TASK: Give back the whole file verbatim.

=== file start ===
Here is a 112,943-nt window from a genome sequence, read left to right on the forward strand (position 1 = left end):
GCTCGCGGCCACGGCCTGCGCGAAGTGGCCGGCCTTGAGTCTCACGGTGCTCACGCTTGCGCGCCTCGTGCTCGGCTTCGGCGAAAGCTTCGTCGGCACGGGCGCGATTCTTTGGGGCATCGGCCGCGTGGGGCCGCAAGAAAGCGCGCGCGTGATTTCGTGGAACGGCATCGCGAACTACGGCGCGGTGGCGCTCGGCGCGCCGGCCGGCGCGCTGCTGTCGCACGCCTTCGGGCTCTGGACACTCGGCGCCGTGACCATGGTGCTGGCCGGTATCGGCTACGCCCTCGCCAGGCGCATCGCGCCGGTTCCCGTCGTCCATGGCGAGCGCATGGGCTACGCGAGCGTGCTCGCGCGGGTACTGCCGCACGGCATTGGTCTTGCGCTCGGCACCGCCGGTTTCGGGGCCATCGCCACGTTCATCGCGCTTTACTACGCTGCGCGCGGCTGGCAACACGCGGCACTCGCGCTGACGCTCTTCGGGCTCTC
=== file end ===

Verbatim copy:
Here is a 112,943-nt window from a genome sequence, read left to right on the forward strand (position 1 = left end):
GCTCGCGGCCACGGCCTGCGCGAAGTGGCCGGCCTTGAGTCTCACGGTGCTCACGCTTGCGCGCCTCGTGCTCGGCTTCGGCGAAAGCTTCGTCGGCACGGGCGCGATTCTTTGGGGCATCGGCCGCGTGGGGCCGCAAGAAAGCGCGCGCGTGATTTCGTGGAACGGCATCGCGAACTACGGCGCGGTGGCGCTCGGCGCGCCGGCCGGCGCGCTGCTGTCGCACGCCTTCGGGCTCTGGACACTCGGCGCCGTGACCATGGTGCTGGCCGGTATCGGCTACGCCCTCGCCAGGCGCATCGCGCCGGTTCCCGTCGTCCATGGCGAGCGCATGGGCTACGCGAGCGTGCTCGCGCGGGTACTGCCGCACGGCATTGGTCTTGCGCTCGGCACCGCCGGTTTCGGGGCCATCGCCACGTTCATCGCGCTTTACTACGCTGCGCGCGGCTGGCAACACGCGGCACTCGCGCTGACGCTCTTCGGGCTCTC